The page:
“Lady Bird”: A Not Ordinary Teenage Story

Lady Bird is a nice, unpretentious movie and very easy to relate to. It shows the struggles of a teenager in the end of high school and all the anxiety that comes along if it: boys, losing her virginity, the relationship with her parents, being accepted at a good college etc. 

Christine (Lady Bird’s real name) is played by the already well-known Irish actress, Saoirse Ronan, whom brightly brings life to the main character. She received her third Oscar nomination for Lady Bird, after Brooklyn (2015) and Atonement (2007).

Lady Bird was written and directed by Greta Gerwig and it’s a little bit like an autobiography. The story is placed in 2002, when Gerwig  was also 17, at Sacramento, California, where she grown up and attended to a catholic school. She also directed Frances Ha (2012) and Mistress America (2015). In addition, Lady Bird insured a women’s fifth nomination for the Oscar of Best Director in the history. Since 1927, four women were nominated and only one won – Kathryn Bigelow, for The Hurt Locker.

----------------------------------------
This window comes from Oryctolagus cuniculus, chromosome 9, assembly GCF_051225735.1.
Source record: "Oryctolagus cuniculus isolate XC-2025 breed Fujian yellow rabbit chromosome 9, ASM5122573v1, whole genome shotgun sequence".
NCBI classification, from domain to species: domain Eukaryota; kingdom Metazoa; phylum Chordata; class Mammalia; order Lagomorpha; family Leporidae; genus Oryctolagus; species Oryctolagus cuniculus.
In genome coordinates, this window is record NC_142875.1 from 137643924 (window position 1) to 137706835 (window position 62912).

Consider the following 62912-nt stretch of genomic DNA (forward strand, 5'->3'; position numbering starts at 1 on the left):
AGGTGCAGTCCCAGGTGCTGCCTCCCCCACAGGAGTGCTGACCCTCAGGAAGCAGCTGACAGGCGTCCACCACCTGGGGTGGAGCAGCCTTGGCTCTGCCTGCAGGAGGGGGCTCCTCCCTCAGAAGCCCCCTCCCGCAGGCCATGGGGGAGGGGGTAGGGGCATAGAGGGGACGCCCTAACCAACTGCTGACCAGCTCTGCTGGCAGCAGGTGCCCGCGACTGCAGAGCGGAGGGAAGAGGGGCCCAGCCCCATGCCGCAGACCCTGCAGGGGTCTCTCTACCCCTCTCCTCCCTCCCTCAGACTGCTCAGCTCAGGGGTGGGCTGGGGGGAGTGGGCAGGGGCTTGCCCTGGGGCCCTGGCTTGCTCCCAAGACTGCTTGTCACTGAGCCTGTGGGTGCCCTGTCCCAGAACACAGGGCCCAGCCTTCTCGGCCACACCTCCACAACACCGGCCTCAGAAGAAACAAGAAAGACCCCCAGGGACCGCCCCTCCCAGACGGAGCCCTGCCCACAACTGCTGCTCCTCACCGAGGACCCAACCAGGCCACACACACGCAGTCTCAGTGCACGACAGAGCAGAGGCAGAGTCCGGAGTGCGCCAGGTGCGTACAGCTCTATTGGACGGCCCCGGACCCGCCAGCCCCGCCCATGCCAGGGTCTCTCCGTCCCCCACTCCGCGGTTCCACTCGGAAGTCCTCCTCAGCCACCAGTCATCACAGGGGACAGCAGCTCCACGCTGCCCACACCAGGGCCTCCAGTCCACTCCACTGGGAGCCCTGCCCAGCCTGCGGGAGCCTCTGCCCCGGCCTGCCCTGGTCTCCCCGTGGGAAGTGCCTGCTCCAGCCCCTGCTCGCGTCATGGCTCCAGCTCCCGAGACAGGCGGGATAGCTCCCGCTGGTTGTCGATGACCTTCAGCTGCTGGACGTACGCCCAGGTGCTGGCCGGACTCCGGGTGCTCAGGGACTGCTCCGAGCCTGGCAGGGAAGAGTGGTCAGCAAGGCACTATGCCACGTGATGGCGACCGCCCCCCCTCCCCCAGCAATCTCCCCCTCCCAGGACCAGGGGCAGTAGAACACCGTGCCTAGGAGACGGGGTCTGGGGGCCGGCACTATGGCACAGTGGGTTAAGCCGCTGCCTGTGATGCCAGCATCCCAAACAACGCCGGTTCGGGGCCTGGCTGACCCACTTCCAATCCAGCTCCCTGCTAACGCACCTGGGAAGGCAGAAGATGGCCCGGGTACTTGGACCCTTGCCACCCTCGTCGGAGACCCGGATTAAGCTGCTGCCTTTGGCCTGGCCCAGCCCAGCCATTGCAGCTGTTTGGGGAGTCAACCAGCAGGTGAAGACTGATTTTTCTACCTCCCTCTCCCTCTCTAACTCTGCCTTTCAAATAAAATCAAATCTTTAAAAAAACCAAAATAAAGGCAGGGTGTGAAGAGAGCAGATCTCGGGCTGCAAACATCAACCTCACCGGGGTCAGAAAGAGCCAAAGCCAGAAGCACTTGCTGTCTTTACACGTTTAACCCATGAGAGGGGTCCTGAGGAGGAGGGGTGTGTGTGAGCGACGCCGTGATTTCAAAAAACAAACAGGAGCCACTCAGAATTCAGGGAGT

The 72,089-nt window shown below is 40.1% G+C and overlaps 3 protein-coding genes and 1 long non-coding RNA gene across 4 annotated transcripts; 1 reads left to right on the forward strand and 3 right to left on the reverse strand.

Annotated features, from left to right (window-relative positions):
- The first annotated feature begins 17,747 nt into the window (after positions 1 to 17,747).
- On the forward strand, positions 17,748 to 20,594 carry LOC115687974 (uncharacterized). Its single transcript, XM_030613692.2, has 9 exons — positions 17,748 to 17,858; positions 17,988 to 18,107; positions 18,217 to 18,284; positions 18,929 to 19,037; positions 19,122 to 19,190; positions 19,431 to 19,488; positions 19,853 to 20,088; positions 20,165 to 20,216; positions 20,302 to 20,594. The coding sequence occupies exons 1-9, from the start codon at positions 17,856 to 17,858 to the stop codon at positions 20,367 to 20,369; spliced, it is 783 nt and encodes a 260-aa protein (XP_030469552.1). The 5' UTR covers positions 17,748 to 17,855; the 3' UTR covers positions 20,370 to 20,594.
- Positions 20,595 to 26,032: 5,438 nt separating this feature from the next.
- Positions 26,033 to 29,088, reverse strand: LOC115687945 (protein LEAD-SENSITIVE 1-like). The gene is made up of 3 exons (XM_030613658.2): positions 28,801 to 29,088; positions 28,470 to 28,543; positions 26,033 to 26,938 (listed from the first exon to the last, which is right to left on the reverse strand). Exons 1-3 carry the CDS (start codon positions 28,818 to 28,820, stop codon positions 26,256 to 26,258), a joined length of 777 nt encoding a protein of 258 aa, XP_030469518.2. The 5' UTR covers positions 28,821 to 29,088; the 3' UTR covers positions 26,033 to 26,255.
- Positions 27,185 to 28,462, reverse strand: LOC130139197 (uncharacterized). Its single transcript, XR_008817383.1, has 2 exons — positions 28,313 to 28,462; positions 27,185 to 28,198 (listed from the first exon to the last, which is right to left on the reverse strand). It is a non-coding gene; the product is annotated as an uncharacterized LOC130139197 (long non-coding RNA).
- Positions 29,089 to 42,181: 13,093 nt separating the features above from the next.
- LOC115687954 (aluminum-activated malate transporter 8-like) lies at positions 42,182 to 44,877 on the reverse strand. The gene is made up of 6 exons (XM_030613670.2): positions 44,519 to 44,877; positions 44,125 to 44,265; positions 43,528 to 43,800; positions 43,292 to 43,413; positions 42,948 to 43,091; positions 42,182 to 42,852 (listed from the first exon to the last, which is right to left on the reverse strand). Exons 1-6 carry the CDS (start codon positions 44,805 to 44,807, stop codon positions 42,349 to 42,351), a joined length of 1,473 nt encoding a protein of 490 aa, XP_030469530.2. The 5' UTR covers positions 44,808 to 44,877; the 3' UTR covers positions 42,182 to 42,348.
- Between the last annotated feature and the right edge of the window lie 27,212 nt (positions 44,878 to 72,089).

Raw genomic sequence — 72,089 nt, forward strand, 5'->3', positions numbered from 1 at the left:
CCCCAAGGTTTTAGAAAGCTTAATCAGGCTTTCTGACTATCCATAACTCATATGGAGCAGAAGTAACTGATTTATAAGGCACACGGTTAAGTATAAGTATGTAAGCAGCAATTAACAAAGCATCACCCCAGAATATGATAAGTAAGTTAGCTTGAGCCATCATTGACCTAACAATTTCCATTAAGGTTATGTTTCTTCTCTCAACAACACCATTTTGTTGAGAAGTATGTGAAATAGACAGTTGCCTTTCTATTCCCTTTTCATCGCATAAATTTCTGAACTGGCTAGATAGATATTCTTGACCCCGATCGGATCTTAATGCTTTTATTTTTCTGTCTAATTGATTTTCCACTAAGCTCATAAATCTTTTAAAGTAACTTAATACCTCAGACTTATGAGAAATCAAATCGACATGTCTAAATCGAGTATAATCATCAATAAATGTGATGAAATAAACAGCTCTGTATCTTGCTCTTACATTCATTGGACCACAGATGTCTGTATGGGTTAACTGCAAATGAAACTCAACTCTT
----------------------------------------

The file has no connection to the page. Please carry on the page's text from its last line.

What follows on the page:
What to expect?

Image Source: IMDb

Lady Bird has honest dialogues, conversations that feels real and forceless. An awesome interaction between Saoirse and Laurie Metcalf (Sheldon’s mother at The Big Bang Theory), who plays Christine’s mother; too much teenage drama – especially about the sexuality discovery; moments of loving and hating the characters in different parts of the story and a lovely picture of Sacramento, the city that the main character wants to escape desperately to go to a place with more culture – like New York, as she says.

Oscar nominations

Image Source: IMDb

Lady Bird received 5 nominations to the 2018’ Oscar. Besides Best Actress and Best Director, it is also competing in Best Supporting Actress, Best Original Script and Best Movie. 

Saoirse Ronan won for Best Actress at the Golden Globe this year and Greta received the award for Best Comedy or Musical Movie, also at the Golden Globe. However, she was left out of the Best Director nomination at the ceremony, which caused a small controversy with Natalie Portman’s protest, who announced all the male directors nominated at that night.